The Benefits of Spay/Neuter


These puppies were unwanted, filthy, and covered in fleas

Spaying your female or neutering your male pet may be one of the most responsible things you can do as a pet owner.

Nearly every day the SHS is visited by pet owners who have come to the shelter with baskets and boxes and armfuls of puppies or kittens they cannot care for.  These defenseless animals face incredible competition for a limited number of available homes. 

While we will always be here for animals in need,  we know there is a better way!  Rather than visiting the SHS Receiving department with a carload of puppies or kittens,please contact Animal Allies and have your pet spayed or neutered.

If preventing unwanted litters is not strong enough motivation, there are many other benefits to consider.  Having your pets spayed or neutered is a healthy and smart decision!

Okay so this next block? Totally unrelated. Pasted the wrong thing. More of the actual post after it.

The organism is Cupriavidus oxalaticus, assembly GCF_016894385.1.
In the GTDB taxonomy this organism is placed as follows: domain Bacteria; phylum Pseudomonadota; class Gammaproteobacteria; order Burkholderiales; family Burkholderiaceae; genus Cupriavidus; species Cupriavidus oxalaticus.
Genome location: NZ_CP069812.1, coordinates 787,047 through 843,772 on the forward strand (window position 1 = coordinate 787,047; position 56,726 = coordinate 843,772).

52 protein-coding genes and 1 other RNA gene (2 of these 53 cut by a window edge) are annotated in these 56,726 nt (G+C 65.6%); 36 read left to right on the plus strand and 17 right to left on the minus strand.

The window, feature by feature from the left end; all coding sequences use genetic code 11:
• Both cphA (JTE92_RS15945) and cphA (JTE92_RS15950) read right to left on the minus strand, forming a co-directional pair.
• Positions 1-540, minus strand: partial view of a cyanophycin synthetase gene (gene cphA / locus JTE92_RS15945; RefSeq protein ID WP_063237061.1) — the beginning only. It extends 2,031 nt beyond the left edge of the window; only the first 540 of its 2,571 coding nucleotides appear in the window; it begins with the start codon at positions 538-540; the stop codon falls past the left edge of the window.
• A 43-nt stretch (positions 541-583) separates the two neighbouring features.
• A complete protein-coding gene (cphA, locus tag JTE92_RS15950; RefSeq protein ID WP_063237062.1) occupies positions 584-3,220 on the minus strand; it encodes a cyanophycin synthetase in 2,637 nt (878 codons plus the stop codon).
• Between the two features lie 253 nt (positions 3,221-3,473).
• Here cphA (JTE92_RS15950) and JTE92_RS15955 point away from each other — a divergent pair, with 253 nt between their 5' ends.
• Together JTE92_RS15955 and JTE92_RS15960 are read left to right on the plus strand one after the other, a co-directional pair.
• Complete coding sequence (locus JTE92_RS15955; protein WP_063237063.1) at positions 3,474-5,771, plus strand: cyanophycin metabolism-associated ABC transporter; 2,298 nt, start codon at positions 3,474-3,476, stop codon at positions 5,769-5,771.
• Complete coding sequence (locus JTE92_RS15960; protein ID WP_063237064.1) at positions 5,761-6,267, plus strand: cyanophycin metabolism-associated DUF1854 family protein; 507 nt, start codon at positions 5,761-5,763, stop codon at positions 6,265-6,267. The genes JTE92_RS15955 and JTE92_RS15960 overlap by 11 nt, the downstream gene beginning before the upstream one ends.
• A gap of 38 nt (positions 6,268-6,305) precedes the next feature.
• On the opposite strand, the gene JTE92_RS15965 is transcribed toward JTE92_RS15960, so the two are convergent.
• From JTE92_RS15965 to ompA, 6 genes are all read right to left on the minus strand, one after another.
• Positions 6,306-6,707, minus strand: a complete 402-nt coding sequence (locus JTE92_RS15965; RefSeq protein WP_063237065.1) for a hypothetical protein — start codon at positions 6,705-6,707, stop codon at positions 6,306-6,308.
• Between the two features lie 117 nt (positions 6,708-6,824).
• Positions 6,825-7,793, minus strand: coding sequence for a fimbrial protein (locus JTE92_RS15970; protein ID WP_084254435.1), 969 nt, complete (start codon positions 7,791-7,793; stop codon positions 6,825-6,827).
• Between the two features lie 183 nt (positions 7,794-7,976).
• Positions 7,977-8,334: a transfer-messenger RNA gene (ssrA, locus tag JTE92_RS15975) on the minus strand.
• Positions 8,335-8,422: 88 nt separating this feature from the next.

Spaying your female pet before her first heat will reduce or eliminate:

  • Mammary (breast) tumors
  • Ovarian cancer
  • Uterine infections or cancer
  • Messy heat cycles that attract males from as far as a mile away to your house
  • Risks associated with pregnancy or giving birth

Neutering your male pet before five months old will reduce or eliminate:

  • Spraying and marking what they think is their territory (it is often yours or your neighbors)
  • The desire to roam in search of females in heat, making them less likely to escape and be injured in fights or by cars
  • The risk of testicular cancer
  • The risk of prostate disease
  • Aggressive behavior including serious bites

Life Saving and Money Saving:

  • Just diagnosing one of the health problems listed above will cost hundreds of dollars, not including treatment
  • An animal control citation for roaming could cost you hundreds and a trip to court
  • If your pet survives a fight with a car, emergency treatment could cost thousands of dollars
  • Problems giving birth are very expensive and usually result in spaying the female anyway
  • It is impossible to put a price on the emotional and financial costs of serious dog bites